if((Value & 0x40) == 0x40)
        GPIO_setHigh(myGpio, D6);
    else
        GPIO_setLow(myGpio, D6);
 
    if((Value & 0x80) == 0x80)
        GPIO_setHigh(myGpio, D7);
    else
        GPIO_setLow(myGpio, D7);
 
    GPIO_setHigh(myGpio, E);            //Set E pin to select LCD
    for(temp=0;temp<5; temp++);
    GPIO_setLow(myGpio, E);                //Clear E pin to deselect LCD
    LCDDelay();                            //Small delay
}

Displaying character in LCD

This function receives the line number along with the message to be shown in the LCD. Here, the message is received in the form of pointer array. For loop is used to send each character to the LCD. Maximum of 16 characters can be displayed in a row. Line number 1 and 2 are used to select the rows 1 and 2.

/* Displays a message on LCD */
void DisplayLCD(char LineNumber,char *Message)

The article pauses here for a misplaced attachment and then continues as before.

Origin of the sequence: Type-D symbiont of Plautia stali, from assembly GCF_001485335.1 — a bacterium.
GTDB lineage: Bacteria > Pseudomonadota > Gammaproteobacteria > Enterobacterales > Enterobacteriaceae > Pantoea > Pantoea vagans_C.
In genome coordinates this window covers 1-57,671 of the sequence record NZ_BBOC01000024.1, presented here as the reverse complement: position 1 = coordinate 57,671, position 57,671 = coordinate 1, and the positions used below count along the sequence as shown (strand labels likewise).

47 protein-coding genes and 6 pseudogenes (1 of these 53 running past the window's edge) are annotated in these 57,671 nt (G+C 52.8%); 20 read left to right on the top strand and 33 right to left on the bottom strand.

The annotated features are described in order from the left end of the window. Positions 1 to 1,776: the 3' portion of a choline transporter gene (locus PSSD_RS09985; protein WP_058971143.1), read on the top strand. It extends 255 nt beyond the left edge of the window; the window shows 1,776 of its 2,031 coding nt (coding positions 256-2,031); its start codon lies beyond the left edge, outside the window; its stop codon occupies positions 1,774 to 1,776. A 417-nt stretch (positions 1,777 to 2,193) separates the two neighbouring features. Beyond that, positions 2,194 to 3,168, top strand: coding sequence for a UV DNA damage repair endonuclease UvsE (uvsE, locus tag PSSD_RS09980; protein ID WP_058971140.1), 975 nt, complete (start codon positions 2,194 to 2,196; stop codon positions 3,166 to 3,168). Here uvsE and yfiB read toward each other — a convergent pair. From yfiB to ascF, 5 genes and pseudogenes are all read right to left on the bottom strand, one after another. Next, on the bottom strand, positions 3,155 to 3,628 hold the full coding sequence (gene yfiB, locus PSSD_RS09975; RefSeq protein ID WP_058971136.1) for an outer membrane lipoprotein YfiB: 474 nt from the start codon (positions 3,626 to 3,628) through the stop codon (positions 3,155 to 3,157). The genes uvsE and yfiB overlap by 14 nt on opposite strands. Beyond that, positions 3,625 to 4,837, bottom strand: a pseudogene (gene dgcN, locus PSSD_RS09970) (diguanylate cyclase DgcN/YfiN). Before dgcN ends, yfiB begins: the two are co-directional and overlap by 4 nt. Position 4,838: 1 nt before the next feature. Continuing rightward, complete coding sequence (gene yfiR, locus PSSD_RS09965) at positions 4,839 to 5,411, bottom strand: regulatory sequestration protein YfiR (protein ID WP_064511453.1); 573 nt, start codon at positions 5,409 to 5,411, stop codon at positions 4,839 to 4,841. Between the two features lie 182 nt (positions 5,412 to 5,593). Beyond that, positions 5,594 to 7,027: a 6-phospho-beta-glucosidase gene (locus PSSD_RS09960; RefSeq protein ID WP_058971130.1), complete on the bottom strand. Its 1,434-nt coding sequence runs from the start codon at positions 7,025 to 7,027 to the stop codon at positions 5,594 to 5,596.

{
	int	a;
	if(LineNumber ==1)
	{	//First Line
		WriteCommandLCD(0x80);		//Select the first line
	}
	else
	{	//Second line
		WriteCommandLCD(0xc0);		//Select the second line
	}
	for(a=0;a<16;a++)
	{
		WriteDataLCD(*Message);		//Display a character
		Message++;                  //Increment pointer
	}
	return;
}

Only necessary functions has been explained. For more information refer the code at the end of this article.

Using the functions

With the help of the above header file and source code, we can start using the functions in our own code. Here, I have written code for displaying the text in both the rows of the LCD.

Necessary header files have been included at the starting of the code along with our Piccolo_lcd header file. InitialGpio() function is used to initialise the I/O pins used for interfacing the LCD to output. For this the inbuilt setMode and setDirection functions are used.

In the main() function, the Watch Dog timer is disabled first in order to avoid unnecessary reset during the program execution. Then, the GPIO pins are initialised. After that, the LCD initialize function is called to initialize LCD. Then, the text has been displayed using the DisplayLCD function.

Hope this post will be of help in interfacing a 16x2 Character LCD with Piccolo DSC. The code used here can also be ported for any microcontroller families with minimal changes.

Show Discussions